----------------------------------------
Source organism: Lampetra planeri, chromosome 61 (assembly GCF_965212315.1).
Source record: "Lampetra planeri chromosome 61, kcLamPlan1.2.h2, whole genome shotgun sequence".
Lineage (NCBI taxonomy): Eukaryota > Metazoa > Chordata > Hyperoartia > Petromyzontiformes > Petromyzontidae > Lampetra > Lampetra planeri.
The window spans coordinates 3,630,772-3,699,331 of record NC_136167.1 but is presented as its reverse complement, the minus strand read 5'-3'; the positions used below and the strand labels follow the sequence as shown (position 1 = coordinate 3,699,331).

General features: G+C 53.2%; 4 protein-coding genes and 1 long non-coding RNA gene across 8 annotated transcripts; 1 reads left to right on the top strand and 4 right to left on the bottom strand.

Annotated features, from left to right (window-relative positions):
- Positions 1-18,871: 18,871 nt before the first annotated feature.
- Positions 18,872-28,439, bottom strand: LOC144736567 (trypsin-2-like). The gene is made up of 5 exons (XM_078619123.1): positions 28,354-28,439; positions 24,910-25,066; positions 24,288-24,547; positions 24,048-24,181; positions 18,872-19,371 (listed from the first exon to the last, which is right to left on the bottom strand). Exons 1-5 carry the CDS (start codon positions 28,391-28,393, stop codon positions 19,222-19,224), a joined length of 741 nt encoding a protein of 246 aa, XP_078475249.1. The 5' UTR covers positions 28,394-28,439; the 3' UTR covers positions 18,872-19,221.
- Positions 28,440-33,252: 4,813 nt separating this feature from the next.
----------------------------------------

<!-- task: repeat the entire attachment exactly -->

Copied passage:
Source organism: Lampetra planeri, chromosome 61 (assembly GCF_965212315.1).
Source record: "Lampetra planeri chromosome 61, kcLamPlan1.2.h2, whole genome shotgun sequence".
Lineage (NCBI taxonomy): Eukaryota > Metazoa > Chordata > Hyperoartia > Petromyzontiformes > Petromyzontidae > Lampetra > Lampetra planeri.
The window spans coordinates 3,630,772-3,699,331 of record NC_136167.1 but is presented as its reverse complement, the minus strand read 5'-3'; the positions used below and the strand labels follow the sequence as shown (position 1 = coordinate 3,699,331).

General features: G+C 53.2%; 4 protein-coding genes and 1 long non-coding RNA gene across 8 annotated transcripts; 1 reads left to right on the top strand and 4 right to left on the bottom strand.

Annotated features, from left to right (window-relative positions):
- Positions 1-18,871: 18,871 nt before the first annotated feature.
- Positions 18,872-28,439, bottom strand: LOC144736567 (trypsin-2-like). The gene is made up of 5 exons (XM_078619123.1): positions 28,354-28,439; positions 24,910-25,066; positions 24,288-24,547; positions 24,048-24,181; positions 18,872-19,371 (listed from the first exon to the last, which is right to left on the bottom strand). Exons 1-5 carry the CDS (start codon positions 28,391-28,393, stop codon positions 19,222-19,224), a joined length of 741 nt encoding a protein of 246 aa, XP_078475249.1. The 5' UTR covers positions 28,394-28,439; the 3' UTR covers positions 18,872-19,221.
- Positions 28,440-33,252: 4,813 nt separating this feature from the next.